Four Views on Serving the Retail Segment
For the wide-format graphics segment, the opportunity to serve the retail space is both large and diverse. To imagine that opportunity, create a spreadsheet. In the vertical column, list all the types of retail settings you can imagine (e.g. grocery stores, big box, boutiques, car dealerships). Horizontally, list all the possible graphic elements you could produce (e.g. signage, floor graphics, windows, silicone edge graphics, electronic elements). Done thoughtfully, your spreadsheet should help you visualize the many opportunities in retail, and could serve to guide your path ahead. Call it your “matrix of possibility.”
But before you start selling these opportunities, or sourcing materials or equipment to expand your reach, experts offer insight into retail trends, retail graphics, and the key partnerships that make serving the segment possible.
One trend changing the retail playing field, says Carol Spieckerman, president of Spieckerman Retail, is that it is becoming more diffuse. Because of recent developments such as multi-format retailers, where retailers have different types of stores for different purposes — big box, condensed urban locations, even neighborhood markets — a lot of the terms to describe retail verticals have been rendered obsolete. Further, she says, the increased merging of services — such as financial and health services — have blurred the lines. “Financial,” she says, “is increasingly defining itself as retail.”
Spieckerman says the last two years have been profound for retailers, and she believes “we are at the beginning stages of the digital rethinking of brick and mortar.” The challenge therein, she says, is how to integrate the online experience into the physical store. She expects to see a renaissance of brick and mortar starting in 2022 led by innovation.
For the current state of retail — and for manufacturing — “inflation is on everyone’s mind,” Spieckerman notes. She says some retailers, mostly those with more clout and higher levels of diversification, will find inflation easier to manage. The good news on this front is that “there are other factors helping to mitigate its effect, and retail numbers look good.” She also adds that factors such as pent-up demand, the relaxing of mask mandates, and the current downward trend in COVID, all bring positivity to traditional retail. This, however, is tempered by supply chain issues, which “will be with us through the third or fourth quarter of this year.”
Asked about developments in high-end retail, Spieckerman says the luxury market has begun to offer more digital solutions. Further, she says, high-end retailers are creating experiential stores at their flagship locations. “Luxury brands keep you in line with what’s next because they’re stepping out,” she says. “Despite being late to market, these retailers are now at the leading edge of creating virtual store environments and are even tinkering with the metaverse.” She expects “wild stuff will launch this year when Facebook, Google, and others unleash extended realities into stores.” This includes interaction with wearable devices.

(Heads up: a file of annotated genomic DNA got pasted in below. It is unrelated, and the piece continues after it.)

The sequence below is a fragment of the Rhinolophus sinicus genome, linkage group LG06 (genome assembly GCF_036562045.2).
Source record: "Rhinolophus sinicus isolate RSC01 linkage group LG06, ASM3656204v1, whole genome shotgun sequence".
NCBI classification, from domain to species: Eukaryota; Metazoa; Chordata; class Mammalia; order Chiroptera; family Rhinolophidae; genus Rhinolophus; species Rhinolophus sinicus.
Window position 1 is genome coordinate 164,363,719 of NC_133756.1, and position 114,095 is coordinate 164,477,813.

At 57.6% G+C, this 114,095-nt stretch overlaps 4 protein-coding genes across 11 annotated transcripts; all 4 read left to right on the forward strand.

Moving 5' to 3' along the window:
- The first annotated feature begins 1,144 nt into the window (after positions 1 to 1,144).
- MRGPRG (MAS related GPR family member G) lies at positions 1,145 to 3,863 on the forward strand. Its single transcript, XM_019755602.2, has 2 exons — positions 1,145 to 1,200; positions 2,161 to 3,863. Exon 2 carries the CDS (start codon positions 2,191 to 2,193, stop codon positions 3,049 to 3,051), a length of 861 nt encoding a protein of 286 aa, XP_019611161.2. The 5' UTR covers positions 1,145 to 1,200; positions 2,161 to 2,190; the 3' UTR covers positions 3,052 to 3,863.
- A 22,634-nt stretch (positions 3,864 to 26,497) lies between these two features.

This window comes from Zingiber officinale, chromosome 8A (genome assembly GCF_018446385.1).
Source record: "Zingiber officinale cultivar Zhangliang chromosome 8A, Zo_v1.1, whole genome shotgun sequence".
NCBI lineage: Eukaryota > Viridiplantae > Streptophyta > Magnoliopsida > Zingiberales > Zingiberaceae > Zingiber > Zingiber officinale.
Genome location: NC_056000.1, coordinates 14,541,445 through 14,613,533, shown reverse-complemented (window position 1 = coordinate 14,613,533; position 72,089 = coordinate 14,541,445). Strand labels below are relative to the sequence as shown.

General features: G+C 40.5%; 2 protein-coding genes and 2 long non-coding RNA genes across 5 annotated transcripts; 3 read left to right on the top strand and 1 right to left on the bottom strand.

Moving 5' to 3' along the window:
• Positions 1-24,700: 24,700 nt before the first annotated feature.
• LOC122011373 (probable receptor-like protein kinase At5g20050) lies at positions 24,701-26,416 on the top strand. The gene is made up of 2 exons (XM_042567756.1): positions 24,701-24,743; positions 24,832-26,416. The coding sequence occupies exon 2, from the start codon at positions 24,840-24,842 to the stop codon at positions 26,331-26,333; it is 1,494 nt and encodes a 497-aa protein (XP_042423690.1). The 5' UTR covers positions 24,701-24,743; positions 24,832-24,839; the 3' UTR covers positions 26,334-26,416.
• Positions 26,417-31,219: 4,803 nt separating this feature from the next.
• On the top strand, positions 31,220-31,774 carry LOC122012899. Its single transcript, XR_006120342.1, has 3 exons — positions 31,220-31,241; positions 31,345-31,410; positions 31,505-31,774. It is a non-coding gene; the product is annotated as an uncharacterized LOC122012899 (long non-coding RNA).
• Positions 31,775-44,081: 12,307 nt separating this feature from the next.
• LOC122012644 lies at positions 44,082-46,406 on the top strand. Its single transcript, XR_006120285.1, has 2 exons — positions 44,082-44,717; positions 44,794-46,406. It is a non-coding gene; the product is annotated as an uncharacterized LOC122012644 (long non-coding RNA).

Spieckerman also finds interest in dynamic display, particularly to facilitate approaches such as variable, or even personalized, pricing. Electronic shelf pricing in some Kohl’s locations, for instance, can allow for virtual price changes and may also realize labor savings.
Spieckerman is still passionate about retail. “It’s become such a big tent. It used to be a niche and narrowly defined. Now it’s super exciting, teeming with innovation.” She says retail is leading the conversation on innovation.
Meeting Customer Needs
With more than 20 years of experience serving the wide-format space, Brian Hite, CSO, principal, and co-founder of Image Options (Lake Forest, California), has extensive experience meeting the needs of retail clients. Currently, retail-focused work — including significant big-box retailers and luxury brands — comprises roughly 65% of the company’s annual revenue. To further equip itself to serve its customers, Image Options recently invested in additional print capacity for both dye-sublimation and rigid substrates, and has added additional resources for fabrication, welding, and contour cutting.
During the pandemic, Hite says, his company’s retail-focused work stayed relatively steady because big-box stores by-in-large stayed open, and because luxury brands never really experienced a significant dip. That said, it was a time of less frequent, but more expensive, marketing approaches — a revenue-neutral development for Image Options. Hite also witnessed the move of some online-only retailers’ physical settings.
Asked how the retail segment has changed over the last five years, Hite says the customer expectation for unreasonable turn times “is no longer there.” Given recent rising prices and an uneven supply chain, which have led to some customer pushback, Image Options has had to work to maintain customer relationships. Further, Hite says, print buyers have changed: “The experienced people with the big salaries have been forced out or retired and replaced by people with less experience.” This has led to a need to reeducate customers. Further, he has seen a shift away from print buyers and more toward procurement officers — a less relationship-centric, more transactional approach.